It is humbling to be entrusted with these very intimate stories of love lost, of regrets, of yearning, guilt and wondering. The pull of the past and the question ‘what if’ is powerful. In these emails are best of times and the worst of times, the best of humanity and the worst of it. The memories are still vivid, feelings raw despite the time elapsed.  The writers tell of their own piles of paper and ink held together with faded lengths of ribbon, decaying sticky tape and disintegrating rubber bands. Letters accidentally stumbled upon, letters purposely found again.

Like Ella-Louise and Jude’s letters, the emails received are filled with songs, lyrics that echo across decades with such resonance they are accompanied with the sting of tears when I read them. A lot of the time these lyrics could be pulled straight from one of Ella-Louise’s letters. There are confessions of playlists from that time, of music hoarded to be played across the strings of badly mended scars.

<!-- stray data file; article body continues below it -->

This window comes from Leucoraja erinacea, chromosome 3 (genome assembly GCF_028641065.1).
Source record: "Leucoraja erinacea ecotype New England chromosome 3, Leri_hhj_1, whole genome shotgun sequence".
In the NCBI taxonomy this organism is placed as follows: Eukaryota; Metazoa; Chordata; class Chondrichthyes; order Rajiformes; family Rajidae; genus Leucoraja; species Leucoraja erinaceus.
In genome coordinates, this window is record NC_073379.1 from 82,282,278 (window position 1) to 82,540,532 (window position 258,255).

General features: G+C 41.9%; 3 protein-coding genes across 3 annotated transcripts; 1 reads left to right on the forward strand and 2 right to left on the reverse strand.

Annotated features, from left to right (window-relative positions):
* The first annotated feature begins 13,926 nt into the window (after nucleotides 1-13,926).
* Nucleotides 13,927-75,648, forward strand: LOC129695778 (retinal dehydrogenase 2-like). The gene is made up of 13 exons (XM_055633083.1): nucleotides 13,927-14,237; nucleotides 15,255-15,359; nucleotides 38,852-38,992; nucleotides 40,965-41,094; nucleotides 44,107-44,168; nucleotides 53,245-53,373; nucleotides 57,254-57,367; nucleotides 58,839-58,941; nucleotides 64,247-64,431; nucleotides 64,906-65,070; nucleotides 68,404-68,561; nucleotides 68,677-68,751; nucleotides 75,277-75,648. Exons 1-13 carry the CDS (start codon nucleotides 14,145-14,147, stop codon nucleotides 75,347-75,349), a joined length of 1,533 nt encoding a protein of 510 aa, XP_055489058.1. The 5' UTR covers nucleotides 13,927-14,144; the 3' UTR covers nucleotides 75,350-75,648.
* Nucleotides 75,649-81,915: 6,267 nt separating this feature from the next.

Each email throws up new questions about how Ella-Louise and Jude respond and react to each other, of the mysteries of the past, present and future. Most recently themes of resurrection and motivations for stirring sleeping dogs are in the emails as Ella-Louise and Jude ponder the same things. If I ever have moments of doubt, or question the authenticity of Ella-Louise and Jude’s narrative, I only have to turn to these missives to know it nails it in the most confronting of ways. It’s why our readers react the way they do.

A RESPONSIBILITY BORN OF INK

I understand with deepening compassion and empathy and intrigue, the public response our readers have to each letter. And those whose stories I know, I want to crawl through the screen to their desk, or where they sit reading the letter on their phone or computer or the pages they printed out, on the bus, in a cafe or on their couch and give them a hug each week.